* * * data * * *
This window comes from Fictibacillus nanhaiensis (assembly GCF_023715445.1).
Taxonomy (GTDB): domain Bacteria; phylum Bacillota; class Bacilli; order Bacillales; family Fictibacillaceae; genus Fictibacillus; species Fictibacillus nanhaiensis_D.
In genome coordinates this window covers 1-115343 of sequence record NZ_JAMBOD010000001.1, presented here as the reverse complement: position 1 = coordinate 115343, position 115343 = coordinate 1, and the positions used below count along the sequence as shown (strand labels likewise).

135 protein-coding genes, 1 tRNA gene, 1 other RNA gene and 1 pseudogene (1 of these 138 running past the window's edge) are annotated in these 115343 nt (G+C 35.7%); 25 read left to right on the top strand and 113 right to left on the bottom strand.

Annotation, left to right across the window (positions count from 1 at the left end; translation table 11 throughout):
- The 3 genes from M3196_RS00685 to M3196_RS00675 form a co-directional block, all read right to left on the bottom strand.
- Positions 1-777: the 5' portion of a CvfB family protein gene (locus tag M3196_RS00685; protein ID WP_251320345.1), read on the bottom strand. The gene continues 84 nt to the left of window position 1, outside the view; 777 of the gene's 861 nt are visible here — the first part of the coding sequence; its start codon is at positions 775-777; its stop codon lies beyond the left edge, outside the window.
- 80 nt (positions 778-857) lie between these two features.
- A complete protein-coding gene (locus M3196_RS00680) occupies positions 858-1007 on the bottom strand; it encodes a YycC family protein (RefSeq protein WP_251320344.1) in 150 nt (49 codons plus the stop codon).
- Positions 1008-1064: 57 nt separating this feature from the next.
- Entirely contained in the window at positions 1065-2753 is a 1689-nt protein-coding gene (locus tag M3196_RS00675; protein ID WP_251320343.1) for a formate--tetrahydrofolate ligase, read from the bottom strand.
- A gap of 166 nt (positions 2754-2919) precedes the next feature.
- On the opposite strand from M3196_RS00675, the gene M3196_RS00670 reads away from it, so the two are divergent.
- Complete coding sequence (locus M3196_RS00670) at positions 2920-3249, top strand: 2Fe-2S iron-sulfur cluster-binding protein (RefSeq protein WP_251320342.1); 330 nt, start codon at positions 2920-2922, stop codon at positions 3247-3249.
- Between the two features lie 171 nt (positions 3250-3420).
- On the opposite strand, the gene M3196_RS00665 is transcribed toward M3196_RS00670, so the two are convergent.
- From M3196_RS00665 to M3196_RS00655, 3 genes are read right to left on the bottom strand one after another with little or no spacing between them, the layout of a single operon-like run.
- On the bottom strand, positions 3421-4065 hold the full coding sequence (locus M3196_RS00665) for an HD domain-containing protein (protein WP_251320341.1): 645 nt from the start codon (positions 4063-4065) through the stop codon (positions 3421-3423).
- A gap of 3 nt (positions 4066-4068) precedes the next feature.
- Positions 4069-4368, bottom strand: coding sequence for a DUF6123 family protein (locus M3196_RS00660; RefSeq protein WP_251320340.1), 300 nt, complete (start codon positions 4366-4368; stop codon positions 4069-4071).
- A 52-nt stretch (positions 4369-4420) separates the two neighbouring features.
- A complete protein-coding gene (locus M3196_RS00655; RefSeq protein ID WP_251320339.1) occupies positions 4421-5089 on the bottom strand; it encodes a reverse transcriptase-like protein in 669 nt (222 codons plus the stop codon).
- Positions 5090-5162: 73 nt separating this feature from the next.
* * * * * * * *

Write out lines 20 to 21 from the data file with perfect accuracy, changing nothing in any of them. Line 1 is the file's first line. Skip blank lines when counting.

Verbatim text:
- Positions 4069-4368, bottom strand: coding sequence for a DUF6123 family protein (locus M3196_RS00660; RefSeq protein WP_251320340.1), 300 nt, complete (start codon positions 4366-4368; stop codon positions 4069-4071).
- A 52-nt stretch (positions 4369-4420) separates the two neighbouring features.